In this blog post, Steering Committee member, Mark Watson, answers a variety of questions related to FIDIC 1999 Red Book. These questions are excerpted from our tenth Construction Clinic session, which took place in June 2020. The entire webinar may be viewed on-demand on YouTube.

Question 1

Question: When it comes to Notice provisions and Time barring, we set the following scenario:

– FIDIC Red Book 1999
– Commencement date stated in Contract data as 11 May 2020
– No Letter of Acceptance
– Contract signed 22 May 2020
– Event started 3 May 2020

In instances where events happened before Contract Finalisation as above, do you set the ‘became aware’ date as the Commencement date, Contract signing, or actual date when the event happened pre-Contract?

Answer: The important dates are the Commencement Date [Sub-clause 8.1 (Commencement of Works)] and the Time for Completion date [Sub-clause 8.2 (Time for Completion)]. The reason for this is that an Extension of Time for Completion [SC 8.4 (Extension of Time for Completion)] is calculated from the Commencement Date. In this circumstance, the event, even though it started 3 May 2020, would only be considered from 11 May 2020.

I would caution against using words that are not defined under the Contract, and for that reason, I will steer clear of using ‘became aware date’. I would record the Commencement Date and include a Delay Work Breakdown Structure (WBS) to record the delays. Similarly, I would include a Contract Data WBS and record contract signature date, however, this contract signature date should not be used to drive the critical path of the Works.

Question 2

Question: In this scenario, we’re using a FIDIC Red Book 1999 contract executed in the DRC, due to start site establishment on 20 June 2020. The Employer initiated a compulsory 2-week self-quarantine on-site for all personnel coming onto site. Under which Sub-clause can the Contractor possibly claim costs?

Answer: A two-week delay to site establishment may not delay the works. The reason for this is that the Contractor can complete his health and safety plans, method statements, and 8.3 programme before work can commence on a remote site. These and other mitigation actions should be considered before we rush to submit a claim for costs.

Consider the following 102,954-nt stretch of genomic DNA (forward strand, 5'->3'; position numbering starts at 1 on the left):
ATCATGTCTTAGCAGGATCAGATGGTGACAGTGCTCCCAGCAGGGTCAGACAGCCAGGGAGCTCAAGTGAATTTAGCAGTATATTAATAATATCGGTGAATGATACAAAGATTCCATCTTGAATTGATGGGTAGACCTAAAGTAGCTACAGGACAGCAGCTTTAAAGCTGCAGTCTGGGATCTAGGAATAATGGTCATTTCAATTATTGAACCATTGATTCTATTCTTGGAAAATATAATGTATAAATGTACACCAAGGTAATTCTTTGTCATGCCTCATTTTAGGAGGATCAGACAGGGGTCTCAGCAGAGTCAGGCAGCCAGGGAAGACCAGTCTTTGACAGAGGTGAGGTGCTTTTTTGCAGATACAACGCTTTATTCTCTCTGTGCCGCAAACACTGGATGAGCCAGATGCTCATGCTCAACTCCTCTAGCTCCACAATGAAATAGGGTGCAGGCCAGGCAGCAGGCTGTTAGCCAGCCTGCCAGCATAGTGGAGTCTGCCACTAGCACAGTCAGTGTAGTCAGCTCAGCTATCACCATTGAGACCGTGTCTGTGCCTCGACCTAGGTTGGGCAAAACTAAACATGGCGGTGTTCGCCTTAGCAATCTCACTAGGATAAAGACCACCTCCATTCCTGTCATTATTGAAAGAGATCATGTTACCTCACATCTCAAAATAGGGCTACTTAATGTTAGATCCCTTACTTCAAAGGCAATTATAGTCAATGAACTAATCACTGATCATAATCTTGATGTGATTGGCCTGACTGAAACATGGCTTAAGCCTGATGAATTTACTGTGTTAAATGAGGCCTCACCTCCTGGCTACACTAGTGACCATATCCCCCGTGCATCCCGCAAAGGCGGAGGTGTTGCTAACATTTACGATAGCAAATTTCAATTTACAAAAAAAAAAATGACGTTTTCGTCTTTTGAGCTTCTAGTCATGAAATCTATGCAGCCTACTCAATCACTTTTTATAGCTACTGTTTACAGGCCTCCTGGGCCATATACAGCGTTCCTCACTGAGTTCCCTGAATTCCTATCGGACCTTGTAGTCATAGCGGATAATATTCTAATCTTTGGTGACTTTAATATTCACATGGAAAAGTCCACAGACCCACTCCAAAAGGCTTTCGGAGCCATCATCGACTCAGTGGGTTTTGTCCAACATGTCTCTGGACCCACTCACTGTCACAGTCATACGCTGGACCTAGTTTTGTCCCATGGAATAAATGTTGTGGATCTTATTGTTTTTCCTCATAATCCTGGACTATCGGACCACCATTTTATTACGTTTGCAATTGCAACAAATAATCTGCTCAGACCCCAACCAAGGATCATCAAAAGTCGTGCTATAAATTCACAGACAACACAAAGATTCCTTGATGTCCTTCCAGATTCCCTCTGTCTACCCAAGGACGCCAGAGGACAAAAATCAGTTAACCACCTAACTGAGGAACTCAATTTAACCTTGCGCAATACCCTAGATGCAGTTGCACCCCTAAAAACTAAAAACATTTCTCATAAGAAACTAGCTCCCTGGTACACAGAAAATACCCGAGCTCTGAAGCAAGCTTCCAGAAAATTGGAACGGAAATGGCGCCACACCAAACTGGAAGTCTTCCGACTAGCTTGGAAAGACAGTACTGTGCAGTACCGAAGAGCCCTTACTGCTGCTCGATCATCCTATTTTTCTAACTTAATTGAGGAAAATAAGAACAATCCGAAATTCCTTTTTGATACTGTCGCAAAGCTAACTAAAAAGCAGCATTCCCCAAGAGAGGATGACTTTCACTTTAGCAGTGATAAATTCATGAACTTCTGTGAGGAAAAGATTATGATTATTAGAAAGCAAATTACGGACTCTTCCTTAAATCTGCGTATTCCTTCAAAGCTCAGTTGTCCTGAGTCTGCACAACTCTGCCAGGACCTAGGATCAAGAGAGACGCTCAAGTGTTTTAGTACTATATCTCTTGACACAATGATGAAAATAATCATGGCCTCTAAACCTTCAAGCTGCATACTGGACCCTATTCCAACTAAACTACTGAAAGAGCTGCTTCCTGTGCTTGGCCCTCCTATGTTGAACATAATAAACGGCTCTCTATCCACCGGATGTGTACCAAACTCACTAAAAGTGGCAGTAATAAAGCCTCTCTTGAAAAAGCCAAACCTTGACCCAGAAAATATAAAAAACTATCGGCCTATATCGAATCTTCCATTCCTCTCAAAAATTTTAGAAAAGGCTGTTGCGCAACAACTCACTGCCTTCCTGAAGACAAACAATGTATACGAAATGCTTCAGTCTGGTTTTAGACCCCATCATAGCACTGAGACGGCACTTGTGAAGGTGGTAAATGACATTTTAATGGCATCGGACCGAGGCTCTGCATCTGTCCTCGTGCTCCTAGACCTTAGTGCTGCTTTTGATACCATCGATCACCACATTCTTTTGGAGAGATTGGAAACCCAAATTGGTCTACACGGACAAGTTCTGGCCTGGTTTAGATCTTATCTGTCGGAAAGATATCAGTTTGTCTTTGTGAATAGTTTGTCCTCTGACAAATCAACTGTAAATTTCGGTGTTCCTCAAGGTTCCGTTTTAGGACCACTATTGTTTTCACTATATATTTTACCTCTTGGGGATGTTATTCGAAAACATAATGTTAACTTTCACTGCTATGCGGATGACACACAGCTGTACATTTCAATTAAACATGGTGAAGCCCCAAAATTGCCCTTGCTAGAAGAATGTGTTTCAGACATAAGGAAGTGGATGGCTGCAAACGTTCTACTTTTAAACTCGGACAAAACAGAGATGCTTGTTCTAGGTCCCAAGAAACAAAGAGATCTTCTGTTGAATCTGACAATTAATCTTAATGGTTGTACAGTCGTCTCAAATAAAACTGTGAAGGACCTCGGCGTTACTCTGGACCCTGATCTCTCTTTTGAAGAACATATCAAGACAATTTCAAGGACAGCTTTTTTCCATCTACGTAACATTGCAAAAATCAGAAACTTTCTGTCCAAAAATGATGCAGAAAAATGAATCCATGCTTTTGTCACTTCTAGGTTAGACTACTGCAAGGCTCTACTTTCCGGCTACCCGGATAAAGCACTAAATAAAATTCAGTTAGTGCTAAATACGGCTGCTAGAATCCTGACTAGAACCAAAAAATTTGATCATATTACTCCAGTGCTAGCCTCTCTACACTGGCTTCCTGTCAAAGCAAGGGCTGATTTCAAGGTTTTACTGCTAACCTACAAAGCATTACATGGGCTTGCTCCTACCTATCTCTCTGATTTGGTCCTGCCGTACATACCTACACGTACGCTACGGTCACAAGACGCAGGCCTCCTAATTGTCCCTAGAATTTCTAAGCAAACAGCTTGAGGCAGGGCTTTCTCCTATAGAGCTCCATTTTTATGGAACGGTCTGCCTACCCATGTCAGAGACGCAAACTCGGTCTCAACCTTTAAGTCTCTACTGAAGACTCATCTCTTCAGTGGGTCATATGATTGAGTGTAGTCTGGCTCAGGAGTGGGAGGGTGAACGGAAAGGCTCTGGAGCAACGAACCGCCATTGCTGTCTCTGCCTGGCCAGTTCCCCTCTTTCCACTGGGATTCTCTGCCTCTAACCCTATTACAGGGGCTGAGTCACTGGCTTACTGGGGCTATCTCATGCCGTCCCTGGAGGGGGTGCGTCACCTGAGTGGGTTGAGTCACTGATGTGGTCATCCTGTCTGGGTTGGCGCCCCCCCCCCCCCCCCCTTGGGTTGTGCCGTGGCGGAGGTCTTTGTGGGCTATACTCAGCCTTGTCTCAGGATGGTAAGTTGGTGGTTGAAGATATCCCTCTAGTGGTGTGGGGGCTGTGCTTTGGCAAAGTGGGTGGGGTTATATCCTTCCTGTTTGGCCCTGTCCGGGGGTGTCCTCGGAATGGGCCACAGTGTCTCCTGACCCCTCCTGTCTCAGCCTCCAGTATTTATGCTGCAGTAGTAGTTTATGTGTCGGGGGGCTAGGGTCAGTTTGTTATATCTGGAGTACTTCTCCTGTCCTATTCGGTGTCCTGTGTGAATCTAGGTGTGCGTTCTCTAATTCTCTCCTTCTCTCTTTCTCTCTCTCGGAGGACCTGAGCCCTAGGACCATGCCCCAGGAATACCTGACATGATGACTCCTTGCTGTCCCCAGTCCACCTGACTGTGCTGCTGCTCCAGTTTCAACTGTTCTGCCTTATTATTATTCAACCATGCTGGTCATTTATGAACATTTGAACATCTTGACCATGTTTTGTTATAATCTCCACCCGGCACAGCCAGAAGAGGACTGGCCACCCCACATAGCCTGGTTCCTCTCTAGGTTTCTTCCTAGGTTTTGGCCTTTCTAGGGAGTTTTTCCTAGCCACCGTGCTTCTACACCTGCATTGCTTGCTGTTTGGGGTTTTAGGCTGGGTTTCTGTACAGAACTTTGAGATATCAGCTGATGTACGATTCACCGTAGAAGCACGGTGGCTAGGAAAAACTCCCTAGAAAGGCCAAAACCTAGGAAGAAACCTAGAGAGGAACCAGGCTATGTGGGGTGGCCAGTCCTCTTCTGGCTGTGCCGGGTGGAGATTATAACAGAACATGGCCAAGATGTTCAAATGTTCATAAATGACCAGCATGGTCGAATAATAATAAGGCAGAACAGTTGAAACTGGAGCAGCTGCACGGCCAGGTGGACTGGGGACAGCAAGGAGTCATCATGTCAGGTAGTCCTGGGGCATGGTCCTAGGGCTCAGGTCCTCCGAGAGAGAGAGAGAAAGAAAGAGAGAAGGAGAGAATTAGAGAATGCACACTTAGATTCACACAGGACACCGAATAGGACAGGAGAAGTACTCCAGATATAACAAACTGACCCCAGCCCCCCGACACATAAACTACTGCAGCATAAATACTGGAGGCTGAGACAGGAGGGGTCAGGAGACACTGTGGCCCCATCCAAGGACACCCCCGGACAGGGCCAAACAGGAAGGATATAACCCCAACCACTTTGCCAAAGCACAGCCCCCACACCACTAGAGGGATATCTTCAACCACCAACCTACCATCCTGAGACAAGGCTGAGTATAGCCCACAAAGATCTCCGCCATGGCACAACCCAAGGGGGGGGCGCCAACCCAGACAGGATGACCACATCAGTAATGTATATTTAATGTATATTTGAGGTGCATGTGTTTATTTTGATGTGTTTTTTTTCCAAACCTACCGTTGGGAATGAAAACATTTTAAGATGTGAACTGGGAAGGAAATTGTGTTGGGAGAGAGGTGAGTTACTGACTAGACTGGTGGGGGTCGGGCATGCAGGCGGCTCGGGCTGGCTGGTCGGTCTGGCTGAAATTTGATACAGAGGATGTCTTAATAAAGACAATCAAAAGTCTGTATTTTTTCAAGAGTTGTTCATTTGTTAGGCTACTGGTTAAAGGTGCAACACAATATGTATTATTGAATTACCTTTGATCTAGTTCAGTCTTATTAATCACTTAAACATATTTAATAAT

However, if your analysis establishes that the Contractor is entitled to an extension of time and additional payment, then I would raise such claim under Sub-clause 8.6 (Rate of Progress), because the quarantine may affect the Contractor’s ability to complete its work within the time for completion.

Alternatively, the two-week quarantine could be considered Suspension of Work under Sub-clause 8.8 (Suspension of Work, Consequences and Resumption of Work) and I would raise an extension of time and additional payment claim under Sub-clause 8.9 (Consequences of Suspension).

Question 3

Question: Under a FIDIC 1999 Red Book contract, the Employer delayed Contractor interim payments, and extension of time for the period of delay granted, my questions are:

  1. Does the Contractor need to issue a Notice for a prolongation cost claim under Sub-clause 20.1 (Contractor’s Claim) after he become aware of this event as prescribed in the Sub-clause? And if he fails to do so in the 28 days does that contractually affect the Contractor’s later entitlement? and
  2. What is the best time to submit a prolongation claim? Is it in the middle of the extension of time? Or should it be at the end of the project for the total prolongation cost? Or is it better to be in monthly intervals?

Answer: Before I proceed to answer your two questions, I believe it necessary to first unpack the scenario. The first part of your scenario relates to payment under Sub-clause 14.7(a) to (c) (Payment). In this circumstance, the remedy sits under Sub-clause 14.8 (Delayed Payment) and the Contractor shall be entitled to receive financing charges compounded monthly on the unpaid amount during the period of delay. The Contractor shall be entitled to this payment without formal Notice or certification.

The second part of your scenario relates to an extension of time for the period of delay granted. I am assuming that an extension of time for completion claim was raised under Sub-clause 8.4 (e) (Extension of Time for Completion) and relates to any delay, impediment or prevention caused by or attributable to the Employer.

Turning to your questions:

Question 1: The contractor’s remedy under Sub-clause 14.8 is separate from its remedy to claim for an extension of time and additional payment under Sub-clause 20.1. Under common law jurisdictions, the Contractor may be time-barred, whereas under civil law jurisdictions, a different approach may be adopted.

Question 2: The best time to submit a claim for prolongation is under those requirements set out under the contract. i.e. Sub-clause 20.1 and any amendments provided under the particular conditions of contract. To the extent that the claim has a continuing effect, the Contractor is to provide its interim claims at monthly intervals.

The questions covered in this blog were answered by ICCP Steering Committee member, Mark Watson

If you would like to learn more about claims, check out our training partner, Claims Class.

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